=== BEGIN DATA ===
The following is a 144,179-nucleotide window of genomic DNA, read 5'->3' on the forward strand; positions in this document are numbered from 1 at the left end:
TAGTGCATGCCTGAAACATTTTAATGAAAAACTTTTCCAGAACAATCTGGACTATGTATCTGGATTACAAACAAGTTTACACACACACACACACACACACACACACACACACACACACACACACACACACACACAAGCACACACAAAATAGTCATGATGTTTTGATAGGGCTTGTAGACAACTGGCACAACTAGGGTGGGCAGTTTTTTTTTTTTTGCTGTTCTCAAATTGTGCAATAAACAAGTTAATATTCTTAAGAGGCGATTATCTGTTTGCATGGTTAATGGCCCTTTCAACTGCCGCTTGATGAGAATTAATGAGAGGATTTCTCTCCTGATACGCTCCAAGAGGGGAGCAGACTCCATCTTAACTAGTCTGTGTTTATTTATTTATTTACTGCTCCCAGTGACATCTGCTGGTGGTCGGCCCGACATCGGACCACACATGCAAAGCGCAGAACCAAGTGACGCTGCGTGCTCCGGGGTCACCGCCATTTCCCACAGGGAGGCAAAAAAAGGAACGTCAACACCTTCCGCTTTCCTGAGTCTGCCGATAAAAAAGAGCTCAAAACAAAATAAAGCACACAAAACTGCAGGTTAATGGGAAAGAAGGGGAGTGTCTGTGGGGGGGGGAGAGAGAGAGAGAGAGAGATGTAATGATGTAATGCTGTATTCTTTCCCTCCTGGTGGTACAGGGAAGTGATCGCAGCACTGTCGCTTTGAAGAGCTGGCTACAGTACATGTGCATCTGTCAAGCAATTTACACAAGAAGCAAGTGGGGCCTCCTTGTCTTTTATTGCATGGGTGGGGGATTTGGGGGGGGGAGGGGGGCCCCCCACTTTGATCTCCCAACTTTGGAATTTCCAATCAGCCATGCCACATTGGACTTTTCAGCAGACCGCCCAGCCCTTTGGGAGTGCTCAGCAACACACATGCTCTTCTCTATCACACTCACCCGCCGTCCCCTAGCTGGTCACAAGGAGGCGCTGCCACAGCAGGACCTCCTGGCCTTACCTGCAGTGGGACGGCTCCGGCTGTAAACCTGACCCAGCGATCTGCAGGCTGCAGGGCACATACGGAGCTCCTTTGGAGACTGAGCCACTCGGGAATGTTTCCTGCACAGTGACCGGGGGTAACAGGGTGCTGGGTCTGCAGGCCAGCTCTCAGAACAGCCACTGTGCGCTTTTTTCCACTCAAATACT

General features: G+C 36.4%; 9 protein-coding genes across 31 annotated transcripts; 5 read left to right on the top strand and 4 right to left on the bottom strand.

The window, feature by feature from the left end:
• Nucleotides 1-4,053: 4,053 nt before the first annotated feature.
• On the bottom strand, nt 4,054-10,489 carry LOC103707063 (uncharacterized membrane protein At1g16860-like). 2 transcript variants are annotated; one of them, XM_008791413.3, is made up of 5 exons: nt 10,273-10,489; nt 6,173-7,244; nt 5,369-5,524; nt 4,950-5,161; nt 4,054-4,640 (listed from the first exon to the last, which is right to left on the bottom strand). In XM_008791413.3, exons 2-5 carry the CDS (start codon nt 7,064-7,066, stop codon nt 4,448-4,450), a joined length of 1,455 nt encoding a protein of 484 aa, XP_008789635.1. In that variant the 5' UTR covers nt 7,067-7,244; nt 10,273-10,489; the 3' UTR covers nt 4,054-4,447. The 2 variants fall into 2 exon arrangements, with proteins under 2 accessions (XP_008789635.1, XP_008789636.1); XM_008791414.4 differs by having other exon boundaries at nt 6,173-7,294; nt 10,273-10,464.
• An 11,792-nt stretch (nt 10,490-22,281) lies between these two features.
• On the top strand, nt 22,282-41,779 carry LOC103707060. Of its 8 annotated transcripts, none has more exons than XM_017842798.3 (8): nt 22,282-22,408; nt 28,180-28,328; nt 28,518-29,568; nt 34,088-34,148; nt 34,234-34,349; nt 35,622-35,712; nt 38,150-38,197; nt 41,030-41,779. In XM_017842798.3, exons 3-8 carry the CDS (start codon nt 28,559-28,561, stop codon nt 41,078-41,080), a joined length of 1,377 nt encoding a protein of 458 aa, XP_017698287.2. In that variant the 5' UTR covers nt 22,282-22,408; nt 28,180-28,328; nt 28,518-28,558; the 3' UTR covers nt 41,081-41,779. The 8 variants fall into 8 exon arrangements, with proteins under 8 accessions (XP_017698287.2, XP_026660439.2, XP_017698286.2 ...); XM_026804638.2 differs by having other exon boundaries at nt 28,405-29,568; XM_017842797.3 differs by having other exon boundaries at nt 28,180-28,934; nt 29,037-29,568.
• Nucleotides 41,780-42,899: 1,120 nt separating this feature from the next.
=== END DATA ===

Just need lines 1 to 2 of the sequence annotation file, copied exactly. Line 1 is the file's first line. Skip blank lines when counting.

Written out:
The following is a 144,179-nucleotide window of genomic DNA, read 5'->3' on the forward strand; positions in this document are numbered from 1 at the left end:
TAGTGCATGCCTGAAACATTTTAATGAAAAACTTTTCCAGAACAATCTGGACTATGTATCTGGATTACAAACAAGTTTACACACACACACACACACACACACACACACACACACACACACACACACACACACACAAGCACACACAAAATAGTCATGATGTTTTGATAGGGCTTGTAGACAACTGGCACAACTAGGGTGGGCAGTTTTTTTTTTTTTGCTGTTCTCAAATTGTGCAATAAACAAGTTAATATTCTTAAGAGGCGATTATCTGTTTGCATGGTTAATGGCCCTTTCAACTGCCGCTTGATGAGAATTAATGAGAGGATTTCTCTCCTGATACGCTCCAAGAGGGGAGCAGACTCCATCTTAACTAGTCTGTGTTTATTTATTTATTTACTGCTCCCAGTGACATCTGCTGGTGGTCGGCCCGACATCGGACCACACATGCAAAGCGCAGAACCAAGTGACGCTGCGTGCTCCGGGGTCACCGCCATTTCCCACAGGGAGGCAAAAAAAGGAACGTCAACACCTTCCGCTTTCCTGAGTCTGCCGATAAAAAAGAGCTCAAAACAAAATAAAGCACACAAAACTGCAGGTTAATGGGAAAGAAGGGGAGTGTCTGTGGGGGGGGGAGAGAGAGAGAGAGAGAGATGTAATGATGTAATGCTGTATTCTTTCCCTCCTGGTGGTACAGGGAAGTGATCGCAGCACTGTCGCTTTGAAGAGCTGGCTACAGTACATGTGCATCTGTCAAGCAATTTACACAAGAAGCAAGTGGGGCCTCCTTGTCTTTTATTGCATGGGTGGGGGATTTGGGGGGGGGAGGGGGGCCCCCCACTTTGATCTCCCAACTTTGGAATTTCCAATCAGCCATGCCACATTGGACTTTTCAGCAGACCGCCCAGCCCTTTGGGAGTGCTCAGCAACACACATGCTCTTCTCTATCACACTCACCCGCCGTCCCCTAGCTGGTCACAAGGAGGCGCTGCCACAGCAGGACCTCCTGGCCTTACCTGCAGTGGGACGGCTCCGGCTGTAAACCTGACCCAGCGATCTGCAGGCTGCAGGGCACATACGGAGCTCCTTTGGAGACTGAGCCACTCGGGAATGTTTCCTGCACAGTGACCGGGGGTAACAGGGTGCTGGGTCTGCAGGCCAGCTCTCAGAACAGCCACTGTGCGCTTTTTTCCACTCAAATACT